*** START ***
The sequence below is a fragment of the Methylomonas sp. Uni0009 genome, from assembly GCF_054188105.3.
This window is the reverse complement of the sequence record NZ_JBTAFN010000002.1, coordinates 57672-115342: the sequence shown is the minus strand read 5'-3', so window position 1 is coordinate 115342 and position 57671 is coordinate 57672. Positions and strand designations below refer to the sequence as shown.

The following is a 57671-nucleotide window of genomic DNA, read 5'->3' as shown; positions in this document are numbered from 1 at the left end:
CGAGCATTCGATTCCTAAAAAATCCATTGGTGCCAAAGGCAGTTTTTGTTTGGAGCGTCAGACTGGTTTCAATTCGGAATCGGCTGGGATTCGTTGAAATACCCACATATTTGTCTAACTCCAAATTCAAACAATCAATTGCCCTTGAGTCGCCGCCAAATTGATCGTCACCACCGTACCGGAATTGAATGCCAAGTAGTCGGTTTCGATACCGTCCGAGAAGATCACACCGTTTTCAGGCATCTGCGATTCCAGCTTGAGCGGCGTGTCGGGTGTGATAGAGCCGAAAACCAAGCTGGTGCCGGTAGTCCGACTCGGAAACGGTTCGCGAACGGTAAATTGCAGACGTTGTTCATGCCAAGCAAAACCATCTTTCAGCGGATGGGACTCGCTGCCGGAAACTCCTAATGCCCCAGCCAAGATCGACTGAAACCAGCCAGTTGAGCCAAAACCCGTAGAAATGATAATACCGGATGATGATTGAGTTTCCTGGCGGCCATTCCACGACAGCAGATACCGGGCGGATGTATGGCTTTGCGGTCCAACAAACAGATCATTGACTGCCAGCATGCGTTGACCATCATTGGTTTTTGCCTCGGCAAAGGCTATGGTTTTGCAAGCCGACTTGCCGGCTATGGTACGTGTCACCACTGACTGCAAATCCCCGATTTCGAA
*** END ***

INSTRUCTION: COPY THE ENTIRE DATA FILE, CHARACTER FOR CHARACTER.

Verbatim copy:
The sequence below is a fragment of the Methylomonas sp. Uni0009 genome, from assembly GCF_054188105.3.
This window is the reverse complement of the sequence record NZ_JBTAFN010000002.1, coordinates 57672-115342: the sequence shown is the minus strand read 5'-3', so window position 1 is coordinate 115342 and position 57671 is coordinate 57672. Positions and strand designations below refer to the sequence as shown.

The following is a 57671-nucleotide window of genomic DNA, read 5'->3' as shown; positions in this document are numbered from 1 at the left end:
CGAGCATTCGATTCCTAAAAAATCCATTGGTGCCAAAGGCAGTTTTTGTTTGGAGCGTCAGACTGGTTTCAATTCGGAATCGGCTGGGATTCGTTGAAATACCCACATATTTGTCTAACTCCAAATTCAAACAATCAATTGCCCTTGAGTCGCCGCCAAATTGATCGTCACCACCGTACCGGAATTGAATGCCAAGTAGTCGGTTTCGATACCGTCCGAGAAGATCACACCGTTTTCAGGCATCTGCGATTCCAGCTTGAGCGGCGTGTCGGGTGTGATAGAGCCGAAAACCAAGCTGGTGCCGGTAGTCCGACTCGGAAACGGTTCGCGAACGGTAAATTGCAGACGTTGTTCATGCCAAGCAAAACCATCTTTCAGCGGATGGGACTCGCTGCCGGAAACTCCTAATGCCCCAGCCAAGATCGACTGAAACCAGCCAGTTGAGCCAAAACCCGTAGAAATGATAATACCGGATGATGATTGAGTTTCCTGGCGGCCATTCCACGACAGCAGATACCGGGCGGATGTATGGCTTTGCGGTCCAACAAACAGATCATTGACTGCCAGCATGCGTTGACCATCATTGGTTTTTGCCTCGGCAAAGGCTATGGTTTTGCAAGCCGACTTGCCGGCTATGGTACGTGTCACCACTGACTGCAAATCCCCGATTTCGAA